With a mentally ill parent love may very well come hard or not at all. When a child comes into a family you can bet your life that little kid is very interested in getting the parent to notice her, because that kid believes her daddy is equally interested in his offspring. My dad’s interest in me started out as genuine, then slipped away as his mental illness took him over until his meager efforts appeared phony. Confused the heck out of me, why, at every turn he had abandoned me. I kept trying to get him to see me.
As I grew older I mistakenly believed that, since my dad was still present bodily, then he must still be there for me. I really didn’t understand how ill he had gotten. His downward slide paralleled my growth incrementally. As my material, emotional, and spiritual needs grew greater his provisions for me quickly dwindled to nothing. For example, living conditions got so bad we had to haul water from town for months on end because the well pump stopped working. He seemed unable to make things better for those who depended on him. I did not have adequate clothing or heat. Mom happened to be a resourceful hunter/gatherer so she made sure we were OK in the food department. In the midst of Dad’s wealth, and in spite of Mom’s efforts, desperation ruled our days.
His body was still there, living at the house, fed by Mom. He talked, yes. He had gumption to feed the monkey. He worked some, too. However, the thing I couldn’t quite wrap my head around was this: he was not really at “home.” Though I could see, touch and speak to (at) him, his mind, the thing that made him him, had gone away.
A kid loves a parent, right? So, the parent loves the kid, right? If not, maybe the kid thinks she hasn’t tried hard enough. Some adults think this, too. If the kid tries harder he or she can get Daddy to love him or her back, right? Wrong. Not a little kid’s responsibility to present the love model to the parent. The onus is on the parent to model love for the child. Imroperly modeled “love” by a parent is something a lot of kids don’t receive, an awful gift that keeps on giving. A lot of time passed from early childhood to adulthood before I was ready to swallow that pill–my truth–about my mentally ill father who could not love me. No matter how much I looked to Dad to even see me, his window had closed long ago, and would not be opened by him again.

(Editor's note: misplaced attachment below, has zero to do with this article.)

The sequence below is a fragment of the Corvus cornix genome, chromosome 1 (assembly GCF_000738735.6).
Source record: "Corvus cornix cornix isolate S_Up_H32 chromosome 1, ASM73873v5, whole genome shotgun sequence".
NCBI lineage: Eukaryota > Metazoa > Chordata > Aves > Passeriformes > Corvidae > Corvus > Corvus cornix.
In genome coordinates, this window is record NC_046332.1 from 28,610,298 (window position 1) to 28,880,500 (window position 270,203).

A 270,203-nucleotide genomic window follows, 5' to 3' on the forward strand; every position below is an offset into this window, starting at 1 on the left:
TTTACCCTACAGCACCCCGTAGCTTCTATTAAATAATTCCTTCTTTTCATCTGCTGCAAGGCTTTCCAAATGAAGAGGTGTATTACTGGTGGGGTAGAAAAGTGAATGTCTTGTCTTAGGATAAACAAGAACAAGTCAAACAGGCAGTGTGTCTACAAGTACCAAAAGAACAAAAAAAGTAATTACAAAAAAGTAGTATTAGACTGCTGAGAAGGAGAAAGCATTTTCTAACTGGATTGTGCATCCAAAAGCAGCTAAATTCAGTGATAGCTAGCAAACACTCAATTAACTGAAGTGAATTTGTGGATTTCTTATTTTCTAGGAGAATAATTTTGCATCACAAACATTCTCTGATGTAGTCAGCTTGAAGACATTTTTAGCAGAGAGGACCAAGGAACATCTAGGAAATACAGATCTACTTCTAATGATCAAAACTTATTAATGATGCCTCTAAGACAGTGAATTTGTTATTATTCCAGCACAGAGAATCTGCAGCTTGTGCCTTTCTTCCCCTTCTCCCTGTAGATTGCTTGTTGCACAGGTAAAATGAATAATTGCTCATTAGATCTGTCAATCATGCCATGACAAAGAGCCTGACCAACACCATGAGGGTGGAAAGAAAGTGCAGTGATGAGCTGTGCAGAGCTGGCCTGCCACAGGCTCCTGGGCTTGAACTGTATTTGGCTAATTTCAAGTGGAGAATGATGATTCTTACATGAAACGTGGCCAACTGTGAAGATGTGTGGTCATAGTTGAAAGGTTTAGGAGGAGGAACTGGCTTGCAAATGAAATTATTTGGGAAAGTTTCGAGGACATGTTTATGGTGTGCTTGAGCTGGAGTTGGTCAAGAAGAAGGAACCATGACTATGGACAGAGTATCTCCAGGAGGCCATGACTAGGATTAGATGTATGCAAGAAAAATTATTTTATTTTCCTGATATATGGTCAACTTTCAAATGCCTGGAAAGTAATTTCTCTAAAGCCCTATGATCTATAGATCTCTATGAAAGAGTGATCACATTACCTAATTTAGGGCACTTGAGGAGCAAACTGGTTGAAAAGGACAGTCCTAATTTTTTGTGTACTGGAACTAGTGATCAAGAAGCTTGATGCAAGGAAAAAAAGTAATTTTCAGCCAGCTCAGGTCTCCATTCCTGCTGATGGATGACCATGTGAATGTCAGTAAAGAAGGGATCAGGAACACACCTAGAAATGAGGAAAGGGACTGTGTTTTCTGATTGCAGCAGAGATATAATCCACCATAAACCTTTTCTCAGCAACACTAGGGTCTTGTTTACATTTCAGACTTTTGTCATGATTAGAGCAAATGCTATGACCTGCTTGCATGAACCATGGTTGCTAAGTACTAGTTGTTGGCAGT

However, I vowed at a fairly young age not to let Dad’s depression rule my life. While I still lived at home I did everything my gifts allowed in order to offset the overwhelming influence his illness tried to exert on my life. Later, when I had the freedom, in my early twenties I sought counseling. Counseling invoked the power of witness. Witness is powerful. Witness sees and understands. Witness validates things that cannot be seen. Witness helps us parent ourselves.
- Witness can be a professional counselor. You can trust yourself to find a good one because you are caring for yourself.
- Or, witness doesn’t have to be in the form of a counselor. Witness can be a five minute phone call to a friend. Sometimes simply hearing someone say, “I have your back” is enough for that day.
- You can experience the power of witness by reading the story of Hagar in the Bible, or inspiring stories like Jeannette Walls’ book, the GLASS CASTLE.
- Witness can be writing a letter to yourself and keeping it in a safe place.
- Witness can be a book or story you write, a song you compose or even someone else’s song you sing.
- Witness can be a poem you write about a little tree that grows in spite of lack of rain, a tree whose roots learn go deep to find an underground pool.
- Witness can be painted, drawn or doodled on paper, then hung on a bathroom mirror to remind you you are caring for your heart.
- Witness a powerful tool and helper, a good one you can trust yourself to find.
When I was old enough, free enough to parent myself I followed my instincts to care for me. I wrote, created music and drew. I walked a lot, got into nature. Still do. Not afraid to say it, I still get counsel from time to time. And what a difference counseling, writing, walking and creating has made in my life.
These are smart things we do for ourselves so we can break the chain of neglect. Neglect has to stop somewhere. Why not with us? Why not explore the power of witness?